Benefits and Compensation

When Your Hammer Is Your Screwdriver—Talent Management

To do that, sometimes you have to use a hammer as a screwdriver, he says. Katz made his comments at BLR’s Strategic Leadership HR Summit, held recently in Scottsdale, Arizona. Katz is president of Penguin Human Resource Consulting LLC.

When Is a Hammer a Screwdriver?

Katz shows a picture of a hammer and asks, “What’s this?” “It’s a hammer,” everyone answers.

“It’s a screwdriver,” he says. He was once involved in a construction task where the professional carpenter showed him that it was easier and better to drive the screws with a hammer than with a screwdriver.

That’s all to say that you have to look carefully at your tools and how you are using them, Katz says. You find the needs of your organization and figure out how to use your tools to meet those needs.

How Will You Know You Have It Right?

To find out if you have the right system and if you are using it right, ask yourself, “What will I see when the system is working completely and correctly?”

      • Improved performance?
      • Higher retention?
      • Lower job vacancy rates?
      • Smooth succession?
      • Higher productivity?, now thoroughly reved with easier navigation and more complete compensation information, will tell you what’s being paid right in your state—or even metropolitan area—for hundreds of jobs. Try it at no cost and get a complimentary special report. Read more.

Talent Management: Getting It Right

Talent management helps support company goals, keeps actions in line with company values, and boosts morale, retention, and engagement.

The impact of not doing talent management well is broad and negative, and there’s a long list of effects, like lower productivity, but when talking to the C-suite, keep it simple, says Katz. It’s all about dollars lost.

And it’s about lowering the risk of litigation, says Katz. Management needs to know that litigation risk is great enough that “it could actually shut us down.”

Who’s Responsible? Not HR!

Whose responsibility is talent management? Managers are responsible for managing talent, not HR, says Katz. HR is in at the beginning and at the end. Beyond that, HR staffers are collaborators, says Katz. The word “collaborator” is important, says Katz. HR is not in a support role but in a collaborative one. HR is like oxygen, says Katz. You can’t see it, but if you take it away, you suffocate.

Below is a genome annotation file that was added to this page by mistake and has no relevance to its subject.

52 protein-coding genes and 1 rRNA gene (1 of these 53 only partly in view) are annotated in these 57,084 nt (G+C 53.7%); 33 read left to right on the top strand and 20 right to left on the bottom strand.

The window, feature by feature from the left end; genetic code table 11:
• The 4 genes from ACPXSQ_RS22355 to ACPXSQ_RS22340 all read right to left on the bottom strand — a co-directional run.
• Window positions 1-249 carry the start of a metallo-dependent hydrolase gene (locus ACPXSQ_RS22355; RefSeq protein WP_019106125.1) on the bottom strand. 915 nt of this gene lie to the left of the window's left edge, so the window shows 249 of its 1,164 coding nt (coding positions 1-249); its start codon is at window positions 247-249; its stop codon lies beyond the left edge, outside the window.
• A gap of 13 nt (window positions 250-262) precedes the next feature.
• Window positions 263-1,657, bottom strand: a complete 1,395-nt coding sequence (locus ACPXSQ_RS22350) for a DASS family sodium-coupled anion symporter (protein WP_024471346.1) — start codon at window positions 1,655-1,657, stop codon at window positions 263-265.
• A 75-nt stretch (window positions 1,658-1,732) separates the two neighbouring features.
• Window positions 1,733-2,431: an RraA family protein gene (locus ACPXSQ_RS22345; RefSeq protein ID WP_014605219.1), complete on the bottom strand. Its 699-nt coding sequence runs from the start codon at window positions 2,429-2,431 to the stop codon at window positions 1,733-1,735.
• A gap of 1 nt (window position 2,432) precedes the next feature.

Talent Management” sounds so positive, Katz says, but you still have to deal with poor performance. Unfortunately, in a lot of companies, about 80 percent of the development time is spent trying to get the poor players up to mediocre.

That effort will yield results, says Katz, but not very impressive ones. He estimates it might yield a 5 percent improvement in productivity. But spending 80 percent of your time on the poor performers also means you’re ignoring your HiPos (high potential workers). Katz pointed to studies that have shown that you get up to four times as much productivity from your best people than you get from your poor performers.

Clearly, time spent identifying and developing HiPos will boost overall productivity much more than time spent with poor performers.

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What Does Talent Management Include?

Katz, with help from his audience, came up with the following list of components of talent management:

      • Applicant tracking
      • Learning management and development
      • Succession management
      • High potential identification
      • Discipline
      • Compensation benefits
      • Employee portal
      • Performance management
      • Mobility
      • Development
      • Retention
      • Relationship management

Can a System Manage Talent?

Can you trust a system with your talent management? No, says Katz. There is no one system that does everything, but the right system can be a helpful tool.

In tomorrow’s Advisor, Katz on year-round talent management plus an introduction to the all-things-compensation-in-one-place website,

5 thoughts on “When Your Hammer Is Your Screwdriver—Talent Management”

  1. Barb,
    When managers are reluctant to assume the responsibility to manage you need to find out why. Those who say they are too busy, usually using an excuse such as they are doing their “real work”, as if managing was not part of their job, may have problems delegating. Too many managers get promoted for their technical expertise and have no idea how to manage people. You need to get at the root cause of their reluctance. Perhaps they were never trained how to manage, or maybe the person is emulating a previous manager of their own. In that case how well they manage is based entirely on their role model, and they may not have picked the best one. Investigating the reason for their reluctance is the first step in addressing it. Too many of us fall back on, “Well, maybe he’s just not a good manager.” But what you do about this conclusion makes all the difference. Good luck with this, it isn’t easy.
    Only the best, Ron

  2. Amy Coniglio – Jonathan~All Ross & I can say is WOW’! Thank you so very much for capturing our weiddng day and we are SUPER excited to see the rest of the photos. You are incredibly talented and the way you photograph using your artistic eye is amazing!Five gold stars to you!!!!Ross & Amy

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